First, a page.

• Act as an energetic beacon of community, art and design, and resilience for a new equitable and green future.

Volunteers from around Chicago and Bronzeville locals joined us for 10 full volunteer days over the course of the summer to paint and engage one another in discussing a future of progress. The more we understand about our own neighborhoods; infastruce, history, culture and community assets, the more resilient our neighborhoods become.

GUIDING

THEMES

  • By including a visual art element to the markers we will not only be highlighting and promoting local artists and creators, but also furthering Overton’s status as a gathering place for arts and community.

  • Nostalgia 

  • Familiarity 

  • Pride 

  • Symbolism 

  • Space to gather

GUIDES FOR COLLABORATION

  • The dimensions of the artwork should be 15” x 15.” Possible mediums: drawing, painting, collage, or hand written poetry. 

  • Participants are asked to submit a scanned or high quality photo of their work as well as a short written statement about what they’ve submitted.  

PROJECT TIMELINE

SCHEDULE

ABOUT 

ANTHONY OVERTON BUSINESS + TECHNOLOGY INCUBATOR (FORMER ELEMENTARY SCHOOL)

Anthony Overton Elementary School closed in 2013, and was purchased by the Washington Park Development Group in 2015. Designed and built by prominent local architects, Perkins & Will in 1963, Overton represents a modern and progressive approach to education reform and was added to the National Register of Historic Places in 2016.

 

Overton is in the process of being transformed into a business and technology incubation center. "It will offer entrepreneurs facilities training, amenities, and connections to other motivated individuals. The architecturally significant mid-century modern building is an anchor in the community and readily adapted to support new uses like offices, labs, a catering kitchen, a gymnasium, event room and performance stage."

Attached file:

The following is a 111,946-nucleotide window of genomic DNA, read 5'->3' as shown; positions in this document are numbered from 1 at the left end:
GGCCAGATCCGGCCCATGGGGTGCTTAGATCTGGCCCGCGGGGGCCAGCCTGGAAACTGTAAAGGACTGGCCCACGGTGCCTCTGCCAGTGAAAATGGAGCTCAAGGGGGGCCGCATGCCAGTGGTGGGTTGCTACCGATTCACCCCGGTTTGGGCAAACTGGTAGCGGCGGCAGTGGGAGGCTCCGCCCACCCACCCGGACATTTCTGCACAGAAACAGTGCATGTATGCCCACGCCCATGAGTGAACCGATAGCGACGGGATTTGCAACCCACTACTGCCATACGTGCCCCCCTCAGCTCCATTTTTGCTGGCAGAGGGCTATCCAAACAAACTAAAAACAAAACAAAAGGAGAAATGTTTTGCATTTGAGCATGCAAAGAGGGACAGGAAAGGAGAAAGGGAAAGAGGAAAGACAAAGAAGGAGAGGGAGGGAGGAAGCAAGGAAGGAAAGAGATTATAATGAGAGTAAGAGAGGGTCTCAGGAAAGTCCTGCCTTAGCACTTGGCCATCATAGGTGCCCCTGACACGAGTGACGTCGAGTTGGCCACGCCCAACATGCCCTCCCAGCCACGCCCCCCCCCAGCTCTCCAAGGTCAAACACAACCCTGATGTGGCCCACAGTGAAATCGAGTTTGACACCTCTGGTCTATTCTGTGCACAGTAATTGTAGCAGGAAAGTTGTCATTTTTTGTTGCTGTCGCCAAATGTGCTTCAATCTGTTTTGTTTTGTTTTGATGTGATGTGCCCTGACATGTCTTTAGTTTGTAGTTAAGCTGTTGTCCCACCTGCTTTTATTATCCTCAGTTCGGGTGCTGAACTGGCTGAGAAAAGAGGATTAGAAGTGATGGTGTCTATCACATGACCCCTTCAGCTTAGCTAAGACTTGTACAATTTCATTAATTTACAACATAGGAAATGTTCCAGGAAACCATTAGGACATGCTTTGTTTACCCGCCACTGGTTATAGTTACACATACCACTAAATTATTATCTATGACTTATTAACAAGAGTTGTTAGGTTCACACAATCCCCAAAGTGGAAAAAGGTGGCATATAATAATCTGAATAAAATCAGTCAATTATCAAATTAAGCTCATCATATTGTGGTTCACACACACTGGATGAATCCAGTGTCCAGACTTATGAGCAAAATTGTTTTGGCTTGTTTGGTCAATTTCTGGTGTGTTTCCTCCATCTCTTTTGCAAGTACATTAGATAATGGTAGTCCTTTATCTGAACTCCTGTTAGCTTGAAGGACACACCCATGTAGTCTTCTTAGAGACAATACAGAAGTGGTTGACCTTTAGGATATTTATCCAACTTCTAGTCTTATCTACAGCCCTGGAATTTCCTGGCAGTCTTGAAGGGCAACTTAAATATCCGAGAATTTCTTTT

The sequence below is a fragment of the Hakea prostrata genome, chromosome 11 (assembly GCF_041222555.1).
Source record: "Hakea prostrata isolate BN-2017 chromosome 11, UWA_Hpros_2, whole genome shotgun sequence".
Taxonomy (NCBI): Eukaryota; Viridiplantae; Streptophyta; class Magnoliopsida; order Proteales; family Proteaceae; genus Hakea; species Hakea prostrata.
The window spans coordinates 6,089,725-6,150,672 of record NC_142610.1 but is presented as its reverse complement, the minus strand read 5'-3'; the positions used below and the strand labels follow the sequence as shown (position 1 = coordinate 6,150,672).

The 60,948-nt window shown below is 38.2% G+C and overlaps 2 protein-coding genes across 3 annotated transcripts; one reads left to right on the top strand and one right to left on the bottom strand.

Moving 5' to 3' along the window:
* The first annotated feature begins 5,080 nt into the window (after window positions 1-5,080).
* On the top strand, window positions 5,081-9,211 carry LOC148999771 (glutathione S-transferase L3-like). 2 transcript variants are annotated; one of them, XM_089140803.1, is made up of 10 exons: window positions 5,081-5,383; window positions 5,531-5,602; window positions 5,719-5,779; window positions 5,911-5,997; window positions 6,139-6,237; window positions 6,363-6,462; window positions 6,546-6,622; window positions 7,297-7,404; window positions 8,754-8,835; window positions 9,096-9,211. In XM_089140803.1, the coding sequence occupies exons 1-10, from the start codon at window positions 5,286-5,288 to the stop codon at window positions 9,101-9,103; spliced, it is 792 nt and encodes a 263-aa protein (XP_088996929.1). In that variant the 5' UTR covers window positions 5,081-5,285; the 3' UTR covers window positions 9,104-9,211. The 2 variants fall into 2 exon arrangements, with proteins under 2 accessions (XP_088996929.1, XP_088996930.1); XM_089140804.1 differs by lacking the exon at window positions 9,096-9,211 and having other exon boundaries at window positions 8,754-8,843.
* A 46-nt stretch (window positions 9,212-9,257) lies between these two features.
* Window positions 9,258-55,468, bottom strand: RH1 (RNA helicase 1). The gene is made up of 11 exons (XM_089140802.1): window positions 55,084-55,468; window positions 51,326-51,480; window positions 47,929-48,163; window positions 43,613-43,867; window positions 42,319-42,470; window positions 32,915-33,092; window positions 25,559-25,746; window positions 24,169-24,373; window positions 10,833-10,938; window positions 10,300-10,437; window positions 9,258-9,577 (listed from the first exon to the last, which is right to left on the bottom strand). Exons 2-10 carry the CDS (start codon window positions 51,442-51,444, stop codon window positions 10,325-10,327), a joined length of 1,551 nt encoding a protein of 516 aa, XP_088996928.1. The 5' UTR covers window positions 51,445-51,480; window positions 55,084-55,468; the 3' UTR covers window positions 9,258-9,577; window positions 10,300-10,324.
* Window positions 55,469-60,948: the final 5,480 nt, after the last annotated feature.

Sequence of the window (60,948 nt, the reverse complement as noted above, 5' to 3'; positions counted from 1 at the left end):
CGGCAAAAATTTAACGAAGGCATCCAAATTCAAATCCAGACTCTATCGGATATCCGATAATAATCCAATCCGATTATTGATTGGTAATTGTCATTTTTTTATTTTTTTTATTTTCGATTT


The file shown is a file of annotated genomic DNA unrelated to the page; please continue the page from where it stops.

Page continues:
Sources: The Chicago Reporter,  National Register of Historic Places Program, Pappageorge Haymes Partners

ABOUT

ANTHONY 

OVERTON

Anthony Overton (March 21, 1865 – July 2, 1946), a banker and pioneer manufacturer, was the first African American to lead a major business conglomerate. Overton established Hygienic in 1898 and produced baking powder, extracts, and toilet preparations. After moving the firm from Kansas to Chicago, he began to manufacture a full line of cosmetics and perfumes under the High-Brown Products label. He parlayed his early success with Hygienic into a highly diverse conglomerate, including The Great Northern Realty Company, The Chicago Bee, and the Victory Life Insurance Company. This was the first major conglomerate led by an African-American.

Source: Wikipedia

ADVISORY 

GROUP

Thank you to our advisory group for their insights and support:

Camille Applewhite

Alpha Bruton

Monica Chadha

Tiffanie Beatty

Tonika Johnson

Katanya Raby

Rachel Kaplan

Anjulie Rao

Leslé Honoré

 

Are you a Bronzeville neighbor?

Do you have an active creative practice?

Would you be interested in joining the advisory group for next year?

Send us a message:

https://www.creativegrounds.org/contact

ORGANIZING

TEAM

Paola Aguirre, Borderless Studio

Ghian Foreman, Washington Park Development Group

Lefty Boyd, I Am Basketball Network

We are looking for volunteers! Are you interesting in helping with:

– Programming

– Community outreach

– Project assistance 

– Documentation

– Social media

© 2017 Creative Grounds